HONG KONG - A Filipino maid died of swine flu in Hong Kong Monday, health authorities said, as the city investigated whether this was its first fatality from the virus.
The 37-year-old, who arrived in Hong Kong on June 28 to start her job as a domestic helper, developed a sore throat and fever a day later, the Center for Health Protection (CHP) said in a statement.
The woman, who was not named by the CHP, checked into the United Christian Hospital on July 7 and was admitted to intensive care in a critical condition.
"The case has been referred to the coroner... for investigation," the CHP said, referring to the patient's death as a "fatal case of human swine influenza."
Before Monday no fatalities were confirmed to have been caused by the A(H1N1) influenza virus in Hong Kong, although the government said earlier this month it was investigating the death of a 42-year-old Philippine man infected with the virus.
The city said it was unable to confirm Monday night whether the domestic helper's death was Hong Kong's first confirmed swine flu fatality.
But a spokeswoman for the UCH told AFP: "It should be the first fatal swine flu case in Hong Kong."
The hospital released a statement Monday night which said: "The patient has been on Tamiflu and antibiotics treatment. She was in critical condition requiring mechanical ventilation."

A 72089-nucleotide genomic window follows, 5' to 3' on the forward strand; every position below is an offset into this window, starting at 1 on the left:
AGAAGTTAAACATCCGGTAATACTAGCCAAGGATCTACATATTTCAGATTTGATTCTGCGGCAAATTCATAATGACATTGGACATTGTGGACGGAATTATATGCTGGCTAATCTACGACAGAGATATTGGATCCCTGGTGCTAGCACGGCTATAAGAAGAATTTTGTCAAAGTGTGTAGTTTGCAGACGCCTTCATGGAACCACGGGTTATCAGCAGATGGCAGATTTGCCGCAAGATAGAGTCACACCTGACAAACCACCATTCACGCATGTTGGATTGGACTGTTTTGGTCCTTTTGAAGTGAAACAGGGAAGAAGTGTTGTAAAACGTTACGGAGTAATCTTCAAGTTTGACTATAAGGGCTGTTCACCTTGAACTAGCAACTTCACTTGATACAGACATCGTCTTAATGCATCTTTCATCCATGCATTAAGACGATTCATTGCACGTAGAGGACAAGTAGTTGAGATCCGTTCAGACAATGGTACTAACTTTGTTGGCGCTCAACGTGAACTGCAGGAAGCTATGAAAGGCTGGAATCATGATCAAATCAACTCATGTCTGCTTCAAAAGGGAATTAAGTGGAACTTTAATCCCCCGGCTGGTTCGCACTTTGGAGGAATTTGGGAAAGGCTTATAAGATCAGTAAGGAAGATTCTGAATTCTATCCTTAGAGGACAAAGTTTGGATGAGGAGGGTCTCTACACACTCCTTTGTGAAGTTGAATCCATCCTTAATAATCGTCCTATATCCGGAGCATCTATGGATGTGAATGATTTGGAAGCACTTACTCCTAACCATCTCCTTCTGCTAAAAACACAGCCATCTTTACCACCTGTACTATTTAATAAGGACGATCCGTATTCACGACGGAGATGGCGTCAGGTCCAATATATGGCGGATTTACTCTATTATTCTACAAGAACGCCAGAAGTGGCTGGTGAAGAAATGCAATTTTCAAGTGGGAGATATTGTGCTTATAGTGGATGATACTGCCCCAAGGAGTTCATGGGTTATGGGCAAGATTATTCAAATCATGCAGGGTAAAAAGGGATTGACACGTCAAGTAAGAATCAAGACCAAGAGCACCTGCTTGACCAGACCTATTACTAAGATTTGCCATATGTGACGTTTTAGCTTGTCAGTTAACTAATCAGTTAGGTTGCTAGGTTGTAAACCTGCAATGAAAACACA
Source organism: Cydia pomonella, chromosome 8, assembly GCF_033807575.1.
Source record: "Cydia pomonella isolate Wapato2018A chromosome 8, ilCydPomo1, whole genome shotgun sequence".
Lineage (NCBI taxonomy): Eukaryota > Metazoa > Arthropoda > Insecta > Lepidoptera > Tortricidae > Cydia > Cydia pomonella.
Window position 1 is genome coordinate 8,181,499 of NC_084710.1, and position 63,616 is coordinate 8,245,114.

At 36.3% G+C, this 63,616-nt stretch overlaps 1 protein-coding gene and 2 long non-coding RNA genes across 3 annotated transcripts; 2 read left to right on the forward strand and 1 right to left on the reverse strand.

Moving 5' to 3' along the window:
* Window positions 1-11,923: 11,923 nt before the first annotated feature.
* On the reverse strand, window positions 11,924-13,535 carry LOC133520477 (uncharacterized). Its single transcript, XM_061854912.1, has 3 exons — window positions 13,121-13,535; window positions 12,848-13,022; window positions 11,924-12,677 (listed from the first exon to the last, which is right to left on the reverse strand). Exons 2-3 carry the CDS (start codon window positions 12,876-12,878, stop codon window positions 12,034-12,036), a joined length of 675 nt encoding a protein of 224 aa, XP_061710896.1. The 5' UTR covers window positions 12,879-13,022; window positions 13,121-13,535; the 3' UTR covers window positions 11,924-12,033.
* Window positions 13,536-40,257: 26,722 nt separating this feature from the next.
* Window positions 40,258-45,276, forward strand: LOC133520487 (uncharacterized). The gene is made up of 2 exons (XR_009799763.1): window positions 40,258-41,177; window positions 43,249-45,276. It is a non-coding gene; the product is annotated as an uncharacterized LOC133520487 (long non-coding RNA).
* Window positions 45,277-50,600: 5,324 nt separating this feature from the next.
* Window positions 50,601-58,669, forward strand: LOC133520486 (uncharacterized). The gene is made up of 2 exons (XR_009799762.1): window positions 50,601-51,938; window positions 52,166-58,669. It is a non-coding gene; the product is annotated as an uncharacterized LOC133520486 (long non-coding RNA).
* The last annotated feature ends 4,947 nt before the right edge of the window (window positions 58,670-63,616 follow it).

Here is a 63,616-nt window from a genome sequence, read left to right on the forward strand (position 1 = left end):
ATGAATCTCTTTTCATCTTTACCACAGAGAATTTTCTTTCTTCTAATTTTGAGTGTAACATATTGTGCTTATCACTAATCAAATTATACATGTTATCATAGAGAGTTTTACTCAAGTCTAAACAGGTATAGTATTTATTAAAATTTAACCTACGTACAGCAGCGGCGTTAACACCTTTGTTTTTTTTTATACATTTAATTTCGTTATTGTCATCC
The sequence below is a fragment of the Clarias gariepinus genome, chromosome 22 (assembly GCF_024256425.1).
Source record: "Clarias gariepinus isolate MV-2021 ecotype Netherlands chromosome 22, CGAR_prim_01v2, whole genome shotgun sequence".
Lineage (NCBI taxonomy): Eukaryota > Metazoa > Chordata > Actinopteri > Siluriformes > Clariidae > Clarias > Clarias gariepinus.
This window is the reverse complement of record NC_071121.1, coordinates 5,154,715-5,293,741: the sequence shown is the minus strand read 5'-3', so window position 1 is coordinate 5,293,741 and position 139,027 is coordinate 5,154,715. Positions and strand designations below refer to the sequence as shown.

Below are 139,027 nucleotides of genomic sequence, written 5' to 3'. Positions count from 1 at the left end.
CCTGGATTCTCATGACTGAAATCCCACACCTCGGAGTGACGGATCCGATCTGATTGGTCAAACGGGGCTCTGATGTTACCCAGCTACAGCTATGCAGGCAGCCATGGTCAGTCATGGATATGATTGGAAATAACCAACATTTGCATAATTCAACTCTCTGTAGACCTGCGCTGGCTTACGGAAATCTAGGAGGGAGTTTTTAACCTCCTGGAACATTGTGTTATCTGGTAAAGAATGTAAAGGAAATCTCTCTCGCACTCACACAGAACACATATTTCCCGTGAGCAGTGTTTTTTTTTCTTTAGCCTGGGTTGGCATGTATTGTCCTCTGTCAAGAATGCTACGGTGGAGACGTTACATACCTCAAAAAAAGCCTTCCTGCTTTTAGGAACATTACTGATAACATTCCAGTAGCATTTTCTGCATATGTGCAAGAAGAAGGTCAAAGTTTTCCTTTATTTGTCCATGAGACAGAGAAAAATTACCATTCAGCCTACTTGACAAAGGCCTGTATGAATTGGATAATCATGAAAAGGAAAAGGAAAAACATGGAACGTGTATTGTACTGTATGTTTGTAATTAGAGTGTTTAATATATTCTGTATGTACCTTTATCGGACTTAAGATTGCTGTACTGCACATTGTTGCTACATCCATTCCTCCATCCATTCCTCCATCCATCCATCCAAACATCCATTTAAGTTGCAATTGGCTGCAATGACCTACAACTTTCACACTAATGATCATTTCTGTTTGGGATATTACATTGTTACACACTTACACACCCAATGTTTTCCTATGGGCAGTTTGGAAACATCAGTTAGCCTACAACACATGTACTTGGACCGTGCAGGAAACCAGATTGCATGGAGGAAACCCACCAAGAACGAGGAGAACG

It said the woman was placed on a life support system on July 13, but "her condition continued to deteriorate and she was certified dead at 17:47 today (0947 GMT Monday)."
The government said by Monday night a total of 2,855 cases of swine flu had been reported in Hong Kong.
Hong Kong is particularly nervous about infectious diseases following the outbreak of the SARS virus in 2003, which killed 300 people here and a further 500 around the world.
When Hong Kong discovered its first swine flu case in early May, health authorities quarantined around 300 guests and staff at a hotel where the carrier, a Mexican national, had briefly stayed.
In June, authorities ordered all primary schools in the city to be closed for two weeks after the first cluster of local swine flu cases was found.
More than 800 people have been killed around the world by the A(H1N1) virus, which first surfaced in Mexico, and the World Health Organization has warned that the pandemic is now unstoppable.